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Two Questions That Stump Businesses About Content Marketing

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Recently, Forbes posted an article specifically pointing out the pitfalls of not considering content as a product that requires a business plan to make it operational. The author, Erin Scime, also repeatedly used a term I thought was my own personal term of endearment: “content czar.”

I did a little happy dance when I saw such a renowned business publisher tackle such an obvious topic (from my perspective). Of course, they did tag it to their tech section. I suppose I get that decision. It’s still difficult for most people to distinguish content as something that requires consideration within the technical, user experience, and visual design perspectives of a project. These are unique disciplines in and of themselves. So, where then does the content fit in?

Question #1: Where Does Content Fit Into the Process?


Content can often wind up being a non sequitur in a project;  it’s often the conclusion of a very illogical premise. How have we typically handled content in the past? Well, in a very traditional waterfall process, it falls to the end---or during the implementation phase. And content is not thought of until then. Plan, design, build, and then bring in the copywriter. Very little time is spent on content in the upfront stages of a project, which sets all participating parties up for failure when launch nears and the users’ needs for content have not been aligned with the organization’s business goals, or appetite and bandwidth to produce the required content.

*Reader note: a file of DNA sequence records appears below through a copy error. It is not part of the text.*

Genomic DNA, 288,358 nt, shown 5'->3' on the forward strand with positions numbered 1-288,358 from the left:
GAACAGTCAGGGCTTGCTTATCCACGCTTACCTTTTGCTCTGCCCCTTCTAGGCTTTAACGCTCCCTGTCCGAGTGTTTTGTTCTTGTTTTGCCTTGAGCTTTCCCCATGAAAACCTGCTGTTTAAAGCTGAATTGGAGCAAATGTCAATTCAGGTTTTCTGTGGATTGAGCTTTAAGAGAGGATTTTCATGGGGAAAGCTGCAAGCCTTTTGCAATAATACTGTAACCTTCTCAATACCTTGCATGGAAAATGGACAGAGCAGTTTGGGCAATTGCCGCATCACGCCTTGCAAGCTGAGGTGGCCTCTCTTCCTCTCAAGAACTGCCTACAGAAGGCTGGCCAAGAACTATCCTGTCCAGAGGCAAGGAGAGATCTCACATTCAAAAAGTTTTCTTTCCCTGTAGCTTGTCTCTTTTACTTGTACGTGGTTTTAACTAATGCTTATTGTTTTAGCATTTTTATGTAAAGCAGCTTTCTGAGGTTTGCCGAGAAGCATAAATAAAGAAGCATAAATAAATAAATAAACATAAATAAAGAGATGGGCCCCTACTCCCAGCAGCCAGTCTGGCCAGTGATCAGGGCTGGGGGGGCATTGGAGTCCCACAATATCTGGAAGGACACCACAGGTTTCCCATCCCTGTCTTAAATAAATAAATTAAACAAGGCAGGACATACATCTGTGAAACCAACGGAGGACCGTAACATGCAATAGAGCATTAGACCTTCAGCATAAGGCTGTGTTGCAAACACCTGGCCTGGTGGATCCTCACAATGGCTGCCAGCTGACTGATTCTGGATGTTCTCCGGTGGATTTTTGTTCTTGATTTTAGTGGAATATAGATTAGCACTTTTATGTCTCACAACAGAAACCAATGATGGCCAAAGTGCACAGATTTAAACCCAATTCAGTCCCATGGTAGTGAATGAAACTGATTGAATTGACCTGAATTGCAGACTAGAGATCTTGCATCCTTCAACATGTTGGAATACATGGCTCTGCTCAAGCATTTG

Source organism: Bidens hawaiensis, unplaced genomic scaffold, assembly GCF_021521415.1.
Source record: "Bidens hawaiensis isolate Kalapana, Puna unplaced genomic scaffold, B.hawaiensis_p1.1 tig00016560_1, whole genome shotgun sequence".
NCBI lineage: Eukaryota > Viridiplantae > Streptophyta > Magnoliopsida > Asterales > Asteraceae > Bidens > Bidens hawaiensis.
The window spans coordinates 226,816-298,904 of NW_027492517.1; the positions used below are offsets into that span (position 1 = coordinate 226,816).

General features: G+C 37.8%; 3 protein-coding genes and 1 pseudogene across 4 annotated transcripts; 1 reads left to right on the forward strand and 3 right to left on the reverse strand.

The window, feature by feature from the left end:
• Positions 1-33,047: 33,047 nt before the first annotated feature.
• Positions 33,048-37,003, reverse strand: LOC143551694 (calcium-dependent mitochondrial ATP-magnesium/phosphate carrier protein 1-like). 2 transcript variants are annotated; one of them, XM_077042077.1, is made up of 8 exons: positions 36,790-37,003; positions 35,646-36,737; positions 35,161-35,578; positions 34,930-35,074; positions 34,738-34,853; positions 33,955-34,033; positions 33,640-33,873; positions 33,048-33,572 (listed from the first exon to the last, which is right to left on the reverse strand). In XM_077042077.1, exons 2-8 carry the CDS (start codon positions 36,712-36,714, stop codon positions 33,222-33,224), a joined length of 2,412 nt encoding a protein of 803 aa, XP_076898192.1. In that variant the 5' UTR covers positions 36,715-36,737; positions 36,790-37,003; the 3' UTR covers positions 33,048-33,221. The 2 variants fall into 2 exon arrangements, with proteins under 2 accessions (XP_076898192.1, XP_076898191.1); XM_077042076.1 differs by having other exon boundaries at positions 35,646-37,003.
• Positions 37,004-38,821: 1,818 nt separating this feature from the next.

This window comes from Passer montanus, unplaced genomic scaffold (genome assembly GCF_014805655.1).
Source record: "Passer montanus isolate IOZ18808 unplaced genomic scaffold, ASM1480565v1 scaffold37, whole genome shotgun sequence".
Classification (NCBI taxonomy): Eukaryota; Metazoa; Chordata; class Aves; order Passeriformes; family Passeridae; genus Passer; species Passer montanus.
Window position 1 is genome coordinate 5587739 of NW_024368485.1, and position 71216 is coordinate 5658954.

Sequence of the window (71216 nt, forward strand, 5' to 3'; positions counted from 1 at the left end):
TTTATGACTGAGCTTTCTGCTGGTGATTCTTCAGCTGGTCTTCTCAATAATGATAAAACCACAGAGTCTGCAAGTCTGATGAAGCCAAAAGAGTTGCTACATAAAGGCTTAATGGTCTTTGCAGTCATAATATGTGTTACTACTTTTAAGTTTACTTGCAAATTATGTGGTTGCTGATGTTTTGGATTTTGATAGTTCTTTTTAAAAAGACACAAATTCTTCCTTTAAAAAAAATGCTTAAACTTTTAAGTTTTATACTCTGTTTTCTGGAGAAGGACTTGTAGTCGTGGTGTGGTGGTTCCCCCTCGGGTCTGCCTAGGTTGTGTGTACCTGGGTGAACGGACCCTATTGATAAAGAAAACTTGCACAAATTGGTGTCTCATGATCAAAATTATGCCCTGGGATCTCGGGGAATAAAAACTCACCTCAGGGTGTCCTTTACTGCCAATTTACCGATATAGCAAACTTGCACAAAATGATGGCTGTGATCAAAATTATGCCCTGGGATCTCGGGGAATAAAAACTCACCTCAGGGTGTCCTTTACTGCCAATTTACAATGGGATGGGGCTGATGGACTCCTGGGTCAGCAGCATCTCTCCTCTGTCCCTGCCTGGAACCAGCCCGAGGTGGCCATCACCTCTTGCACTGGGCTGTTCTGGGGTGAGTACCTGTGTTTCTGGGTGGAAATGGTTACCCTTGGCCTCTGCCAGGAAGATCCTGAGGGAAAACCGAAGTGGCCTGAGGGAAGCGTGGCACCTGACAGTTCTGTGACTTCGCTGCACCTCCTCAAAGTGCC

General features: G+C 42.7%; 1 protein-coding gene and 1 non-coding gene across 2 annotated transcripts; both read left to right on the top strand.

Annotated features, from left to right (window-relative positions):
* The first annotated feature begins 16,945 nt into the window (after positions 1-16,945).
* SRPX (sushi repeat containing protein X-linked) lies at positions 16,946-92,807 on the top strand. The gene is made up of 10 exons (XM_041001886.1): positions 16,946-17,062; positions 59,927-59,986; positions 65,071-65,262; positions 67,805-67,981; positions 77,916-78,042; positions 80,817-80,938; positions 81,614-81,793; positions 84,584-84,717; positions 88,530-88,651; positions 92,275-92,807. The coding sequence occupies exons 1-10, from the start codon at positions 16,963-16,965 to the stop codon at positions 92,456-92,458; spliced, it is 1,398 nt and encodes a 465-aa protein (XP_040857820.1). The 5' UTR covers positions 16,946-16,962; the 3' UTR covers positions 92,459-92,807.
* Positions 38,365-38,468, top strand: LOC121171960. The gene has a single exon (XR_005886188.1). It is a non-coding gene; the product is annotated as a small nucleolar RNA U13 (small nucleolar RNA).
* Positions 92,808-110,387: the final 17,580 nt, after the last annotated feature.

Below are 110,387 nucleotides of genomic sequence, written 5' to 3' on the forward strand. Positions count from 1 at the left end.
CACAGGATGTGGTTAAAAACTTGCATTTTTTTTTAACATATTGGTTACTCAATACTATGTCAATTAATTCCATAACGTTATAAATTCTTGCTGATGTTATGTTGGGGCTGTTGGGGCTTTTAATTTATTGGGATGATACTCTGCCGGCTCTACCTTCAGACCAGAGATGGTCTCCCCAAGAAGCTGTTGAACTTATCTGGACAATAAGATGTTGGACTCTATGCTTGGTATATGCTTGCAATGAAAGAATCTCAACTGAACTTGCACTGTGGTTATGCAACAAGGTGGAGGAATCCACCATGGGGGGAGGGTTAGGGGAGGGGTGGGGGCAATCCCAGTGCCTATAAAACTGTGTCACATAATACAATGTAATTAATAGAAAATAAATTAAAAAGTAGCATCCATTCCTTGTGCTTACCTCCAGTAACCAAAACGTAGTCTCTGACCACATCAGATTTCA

So, in addition to tackling the alarming percentage of organizations who are still not considering content as part of their digital strategy, we now add the additional layer of complexity of integrating content into a responsive process. All teams are already faced with adjusting their way of thinking to move more quickly to a functional prototype.

Does content belong in those sprints to that prototype? You’d better believe it. And I’m not talking lorem ipsum. The content does not need to be a final product (and, in fact, shouldn’t be), but it needs to be close enough to presenting the brand voice that the client understands the experience from the user perspective and validating that business needs are being met as well.